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Publication numberUS5879663 A
Publication typeGrant
Application numberUS 08/687,521
PCT numberPCT/JP1995/002511
Publication dateMar 9, 1999
Filing dateDec 7, 1995
Priority dateDec 7, 1994
Fee statusPaid
Also published asDE69531669D1, DE69531669T2, EP0744171A1, EP0744171A4, EP0744171B1, WO1996017581A1
Publication number08687521, 687521, PCT/1995/2511, PCT/JP/1995/002511, PCT/JP/1995/02511, PCT/JP/95/002511, PCT/JP/95/02511, PCT/JP1995/002511, PCT/JP1995/02511, PCT/JP1995002511, PCT/JP199502511, PCT/JP95/002511, PCT/JP95/02511, PCT/JP95002511, PCT/JP9502511, US 5879663 A, US 5879663A, US-A-5879663, US5879663 A, US5879663A
InventorsNobuo Nakabayashi, Takashi Yamamoto, Yasukazu Saimi, Masami Arata, Harumi Tanaka
Original AssigneeSun Medical Co., Ltd., Nobuo Nakabayashi
Export CitationBiBTeX, EndNote, RefMan
External Links: USPTO, USPTO Assignment, Espacenet
Dental composition for dentin hypersensitivity
US 5879663 A
Abstract
There is provided a dental composition for relieving dentin hypersensitivity, which occludes dentinal tubules having an opening on the surface of dentin to relieve dentin hypersensitivity thereby to give an immediate relieving effect and to maintain the relieving effect for a long time.
The dental composition for relieving dentin hypersensitivity, which comprises (A) a low molecular weight compound which can produce a precipitate which is hardly soluble in water when it reacts with a calcium compound, or which comprises the above component (A), (B) a calcium compound and/or (C) an aqueous polymer emulsion having a particle size smaller than that of a dentinal tubule and forming an agglomerate or a hardly soluble gel larger than the diameter of a dentinal tubule when it reacts with a calcium compound.
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Claims(37)
We claim:
1. A dental composition for relieving dentin hypersensitivity, which comprises (A) ammonium sulfate as a low molecular weight compound capable of producing a precipitate which is insoluble or hardly soluble in water when it reacts with a calcium compound; and (C) an aqueous emulsion, said aqueous emulsion containing, as emulsion particles, polymer particles having a diameter smaller than that of a dentinal tubule and forming an agglomerate larger than the diameter of a dentinal tubule when they react with a calcium compound, and the metal ion concentration of said aqueous emulsion being 1,000 ppm or less in a dispersing medium.
2. The dental composition according to claim 1, wherein the aqueous emulsion (C) is contained in an amount of 0.01 to 99 parts by weight based on 100 parts by weight of the total of the components (A) and (C).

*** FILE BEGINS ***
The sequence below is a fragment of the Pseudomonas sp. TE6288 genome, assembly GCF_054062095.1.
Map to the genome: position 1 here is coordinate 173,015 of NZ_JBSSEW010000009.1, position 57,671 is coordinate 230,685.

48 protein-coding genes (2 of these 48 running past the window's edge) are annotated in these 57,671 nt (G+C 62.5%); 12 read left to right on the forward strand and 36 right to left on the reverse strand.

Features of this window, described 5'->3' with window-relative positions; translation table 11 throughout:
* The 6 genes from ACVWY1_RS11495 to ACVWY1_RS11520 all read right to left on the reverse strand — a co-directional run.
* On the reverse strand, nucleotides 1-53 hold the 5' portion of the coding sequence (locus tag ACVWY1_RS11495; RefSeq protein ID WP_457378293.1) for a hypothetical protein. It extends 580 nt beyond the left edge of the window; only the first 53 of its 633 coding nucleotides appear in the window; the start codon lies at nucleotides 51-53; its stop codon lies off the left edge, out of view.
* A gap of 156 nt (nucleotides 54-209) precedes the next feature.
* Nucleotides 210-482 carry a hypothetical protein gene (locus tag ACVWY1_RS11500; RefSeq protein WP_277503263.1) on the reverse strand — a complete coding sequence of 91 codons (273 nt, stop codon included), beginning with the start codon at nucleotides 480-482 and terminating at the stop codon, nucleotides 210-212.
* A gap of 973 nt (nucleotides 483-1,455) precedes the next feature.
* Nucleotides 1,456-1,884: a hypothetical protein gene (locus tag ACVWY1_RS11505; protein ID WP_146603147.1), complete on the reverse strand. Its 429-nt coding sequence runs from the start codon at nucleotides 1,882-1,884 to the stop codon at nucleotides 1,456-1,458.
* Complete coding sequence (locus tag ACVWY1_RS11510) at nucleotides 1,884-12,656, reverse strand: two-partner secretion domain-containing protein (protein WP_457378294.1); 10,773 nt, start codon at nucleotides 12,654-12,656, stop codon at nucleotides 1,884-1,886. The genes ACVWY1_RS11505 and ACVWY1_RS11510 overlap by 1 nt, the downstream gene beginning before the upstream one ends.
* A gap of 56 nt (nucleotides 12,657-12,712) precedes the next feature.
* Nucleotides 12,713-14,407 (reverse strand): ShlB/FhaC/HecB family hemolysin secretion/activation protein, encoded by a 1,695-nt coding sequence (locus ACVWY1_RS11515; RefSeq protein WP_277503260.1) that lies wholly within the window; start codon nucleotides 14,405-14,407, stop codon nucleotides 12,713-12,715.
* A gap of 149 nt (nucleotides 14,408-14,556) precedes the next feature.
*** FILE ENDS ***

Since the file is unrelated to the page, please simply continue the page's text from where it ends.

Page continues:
3. The dental composition according to claim 1, wherein said aqueous emulsion (C) is a polymer emulsion prepared by an emulsion polymerization which comprises (a) repeating units derived from a (meth)acrylate ester and (b) repeating units derived from a vinyl compound having a group --SO3 R wherein R represents a hydrogen atom, an alkali-metal atom or an ammonium ion, the molar ratio of the (meth)acrylate ester to the vinyl compound being from 99:1 to 50:50.
4. The dental composition according to claim 3, wherein said polymer emulsion further comprises (c) repeating units derived from a vinyl compound having a group --COOR4 wherein R4 represents a hydrogen atom, an alkali-metal atom or an ammonium ion or a group --OPO(OR6)2 wherein R6 represents a hydrogen atom, an alkali-metal atom or an ammonium ion, the molar ratio of the (meth)acrylate ester to the total of the vinyl compound having a group --SO3 R and the vinyl compound having a group --COOR4 or --OPO(OR6)2 being from 99:1 to 50:50.
5. The dental composition according to claim 4, wherein the molar ratio of the vinyl compound having a group --SO3 R to the compound having a group --COOR4 or --OPO(OR6)2 is from 99:1 to 1:99.
6. The dental composition according to claim 1, wherein the aqueous emulsion (C) has been purified by diafiltration to reduce the metal ion concentration in the dispersing medium to 1,000 ppm or less.
7. The dental composition according to claim 1, wherein the component (A) has a concentration in the range of 1.0% by weight to saturation and is in the form of a water-soluble solution or an aqueous solution.
8. The dental composition according to claim 1, wherein the polymer is contained in the component (C) in an amount of 0.1 to 60 parts by weight based on 100 parts by weight of the dental composition containing the component (C).
9. The dental composition according to claim 1, wherein the emulsion particles of the polymer contained in the component (C) include particles having a diameter of 3 μm or less.
10. The dental composition according to claim 1, wherein the polymer contained in the component (C) has at least one functional group, which is capable of reacting with a calcium compound, selected from the group consisting of a carboxyl group, a group having at least one hydroxyl group bonded to a phosphorus atom and a sulfonic acid group.
11. The dental composition according to claim 1, wherein the component (C) is an emulsion of a copolymer containing alkyl (meth)acrylate and styrene sulfonic acid.
12. The dental composition according to claim 1, wherein said aqueous emulsion (C) is an emulsion containing as an emulsion particle a copolymer having alkyl (meth)acrylic ester units comprising 4 to 8 carbon atoms and styrene sulfonic acid units in a molar ratio of alkyl (meth)acrylic acid ester units to styrene sulfonic acid units of 50/50 to 99.5/0.5.